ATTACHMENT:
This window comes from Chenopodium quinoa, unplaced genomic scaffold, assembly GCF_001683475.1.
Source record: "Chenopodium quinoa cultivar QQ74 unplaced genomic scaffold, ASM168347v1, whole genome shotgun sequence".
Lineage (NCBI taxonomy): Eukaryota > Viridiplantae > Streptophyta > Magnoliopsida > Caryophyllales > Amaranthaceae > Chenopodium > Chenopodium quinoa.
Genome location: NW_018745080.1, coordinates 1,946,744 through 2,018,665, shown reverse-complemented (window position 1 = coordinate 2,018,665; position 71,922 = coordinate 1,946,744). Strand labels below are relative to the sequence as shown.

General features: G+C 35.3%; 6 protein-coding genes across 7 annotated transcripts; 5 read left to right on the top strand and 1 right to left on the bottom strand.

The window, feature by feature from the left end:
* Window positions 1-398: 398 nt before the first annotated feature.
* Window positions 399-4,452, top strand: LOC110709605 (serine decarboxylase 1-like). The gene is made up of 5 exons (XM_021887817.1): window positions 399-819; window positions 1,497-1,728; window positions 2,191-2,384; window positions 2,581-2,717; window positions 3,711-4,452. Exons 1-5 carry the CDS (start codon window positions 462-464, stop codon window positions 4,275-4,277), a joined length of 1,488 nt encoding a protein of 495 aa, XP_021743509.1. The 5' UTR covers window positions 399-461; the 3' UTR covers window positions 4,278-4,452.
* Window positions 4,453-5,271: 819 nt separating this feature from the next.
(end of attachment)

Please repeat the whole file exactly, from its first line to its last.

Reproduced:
This window comes from Chenopodium quinoa, unplaced genomic scaffold, assembly GCF_001683475.1.
Source record: "Chenopodium quinoa cultivar QQ74 unplaced genomic scaffold, ASM168347v1, whole genome shotgun sequence".
Lineage (NCBI taxonomy): Eukaryota > Viridiplantae > Streptophyta > Magnoliopsida > Caryophyllales > Amaranthaceae > Chenopodium > Chenopodium quinoa.
Genome location: NW_018745080.1, coordinates 1,946,744 through 2,018,665, shown reverse-complemented (window position 1 = coordinate 2,018,665; position 71,922 = coordinate 1,946,744). Strand labels below are relative to the sequence as shown.

General features: G+C 35.3%; 6 protein-coding genes across 7 annotated transcripts; 5 read left to right on the top strand and 1 right to left on the bottom strand.

The window, feature by feature from the left end:
* Window positions 1-398: 398 nt before the first annotated feature.
* Window positions 399-4,452, top strand: LOC110709605 (serine decarboxylase 1-like). The gene is made up of 5 exons (XM_021887817.1): window positions 399-819; window positions 1,497-1,728; window positions 2,191-2,384; window positions 2,581-2,717; window positions 3,711-4,452. Exons 1-5 carry the CDS (start codon window positions 462-464, stop codon window positions 4,275-4,277), a joined length of 1,488 nt encoding a protein of 495 aa, XP_021743509.1. The 5' UTR covers window positions 399-461; the 3' UTR covers window positions 4,278-4,452.
* Window positions 4,453-5,271: 819 nt separating this feature from the next.